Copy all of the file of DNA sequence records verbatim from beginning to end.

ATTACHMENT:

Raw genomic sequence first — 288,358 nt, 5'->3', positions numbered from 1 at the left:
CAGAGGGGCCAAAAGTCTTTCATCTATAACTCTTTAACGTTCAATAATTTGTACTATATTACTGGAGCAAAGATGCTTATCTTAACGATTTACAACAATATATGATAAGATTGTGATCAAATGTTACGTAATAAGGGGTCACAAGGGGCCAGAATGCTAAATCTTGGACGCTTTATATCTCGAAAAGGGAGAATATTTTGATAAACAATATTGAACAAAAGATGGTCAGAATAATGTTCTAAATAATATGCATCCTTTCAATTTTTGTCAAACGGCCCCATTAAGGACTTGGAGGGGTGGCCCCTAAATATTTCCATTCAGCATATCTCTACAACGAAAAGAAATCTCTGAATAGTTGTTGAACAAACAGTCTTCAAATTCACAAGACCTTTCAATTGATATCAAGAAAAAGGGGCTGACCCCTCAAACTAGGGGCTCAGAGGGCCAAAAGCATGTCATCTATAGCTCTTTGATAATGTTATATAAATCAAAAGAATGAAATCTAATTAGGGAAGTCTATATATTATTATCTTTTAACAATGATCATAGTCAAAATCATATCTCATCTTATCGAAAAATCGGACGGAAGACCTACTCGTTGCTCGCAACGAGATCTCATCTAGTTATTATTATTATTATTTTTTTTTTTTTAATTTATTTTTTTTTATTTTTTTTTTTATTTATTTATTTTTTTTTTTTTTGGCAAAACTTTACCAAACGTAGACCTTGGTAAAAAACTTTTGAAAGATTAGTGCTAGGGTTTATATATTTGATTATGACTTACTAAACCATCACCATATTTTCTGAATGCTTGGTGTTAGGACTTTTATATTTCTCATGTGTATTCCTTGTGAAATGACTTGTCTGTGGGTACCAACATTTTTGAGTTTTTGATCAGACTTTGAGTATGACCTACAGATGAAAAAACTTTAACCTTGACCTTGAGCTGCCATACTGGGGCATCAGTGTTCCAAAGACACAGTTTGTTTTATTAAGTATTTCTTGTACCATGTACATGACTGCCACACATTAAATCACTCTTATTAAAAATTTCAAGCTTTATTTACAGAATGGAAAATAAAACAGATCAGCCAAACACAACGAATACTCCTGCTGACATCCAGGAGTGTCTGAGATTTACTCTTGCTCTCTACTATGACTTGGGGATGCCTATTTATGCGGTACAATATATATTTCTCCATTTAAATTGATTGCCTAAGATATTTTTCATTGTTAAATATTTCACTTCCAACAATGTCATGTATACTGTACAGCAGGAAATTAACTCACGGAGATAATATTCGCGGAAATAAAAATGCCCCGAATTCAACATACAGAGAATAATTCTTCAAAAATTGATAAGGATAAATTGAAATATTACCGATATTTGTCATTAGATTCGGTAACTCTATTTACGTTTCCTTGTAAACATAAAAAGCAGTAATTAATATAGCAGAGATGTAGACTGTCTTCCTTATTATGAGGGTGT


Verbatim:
Raw genomic sequence first — 288,358 nt, 5'->3', positions numbered from 1 at the left:
CAGAGGGGCCAAAAGTCTTTCATCTATAACTCTTTAACGTTCAATAATTTGTACTATATTACTGGAGCAAAGATGCTTATCTTAACGATTTACAACAATATATGATAAGATTGTGATCAAATGTTACGTAATAAGGGGTCACAAGGGGCCAGAATGCTAAATCTTGGACGCTTTATATCTCGAAAAGGGAGAATATTTTGATAAACAATATTGAACAAAAGATGGTCAGAATAATGTTCTAAATAATATGCATCCTTTCAATTTTTGTCAAACGGCCCCATTAAGGACTTGGAGGGGTGGCCCCTAAATATTTCCATTCAGCATATCTCTACAACGAAAAGAAATCTCTGAATAGTTGTTGAACAAACAGTCTTCAAATTCACAAGACCTTTCAATTGATATCAAGAAAAAGGGGCTGACCCCTCAAACTAGGGGCTCAGAGGGCCAAAAGCATGTCATCTATAGCTCTTTGATAATGTTATATAAATCAAAAGAATGAAATCTAATTAGGGAAGTCTATATATTATTATCTTTTAACAATGATCATAGTCAAAATCATATCTCATCTTATCGAAAAATCGGACGGAAGACCTACTCGTTGCTCGCAACGAGATCTCATCTAGTTATTATTATTATTATTTTTTTTTTTTTAATTTATTTTTTTTTATTTTTTTTTTTATTTATTTATTTTTTTTTTTTTTGGCAAAACTTTACCAAACGTAGACCTTGGTAAAAAACTTTTGAAAGATTAGTGCTAGGGTTTATATATTTGATTATGACTTACTAAACCATCACCATATTTTCTGAATGCTTGGTGTTAGGACTTTTATATTTCTCATGTGTATTCCTTGTGAAATGACTTGTCTGTGGGTACCAACATTTTTGAGTTTTTGATCAGACTTTGAGTATGACCTACAGATGAAAAAACTTTAACCTTGACCTTGAGCTGCCATACTGGGGCATCAGTGTTCCAAAGACACAGTTTGTTTTATTAAGTATTTCTTGTACCATGTACATGACTGCCACACATTAAATCACTCTTATTAAAAATTTCAAGCTTTATTTACAGAATGGAAAATAAAACAGATCAGCCAAACACAACGAATACTCCTGCTGACATCCAGGAGTGTCTGAGATTTACTCTTGCTCTCTACTATGACTTGGGGATGCCTATTTATGCGGTACAATATATATTTCTCCATTTAAATTGATTGCCTAAGATATTTTTCATTGTTAAATATTTCACTTCCAACAATGTCATGTATACTGTACAGCAGGAAATTAACTCACGGAGATAATATTCGCGGAAATAAAAATGCCCCGAATTCAACATACAGAGAATAATTCTTCAAAAATTGATAAGGATAAATTGAAATATTACCGATATTTGTCATTAGATTCGGTAACTCTATTTACGTTTCCTTGTAAACATAAAAAGCAGTAATTAATATAGCAGAGATGTAGACTGTCTTCCTTATTATGAGGGTGT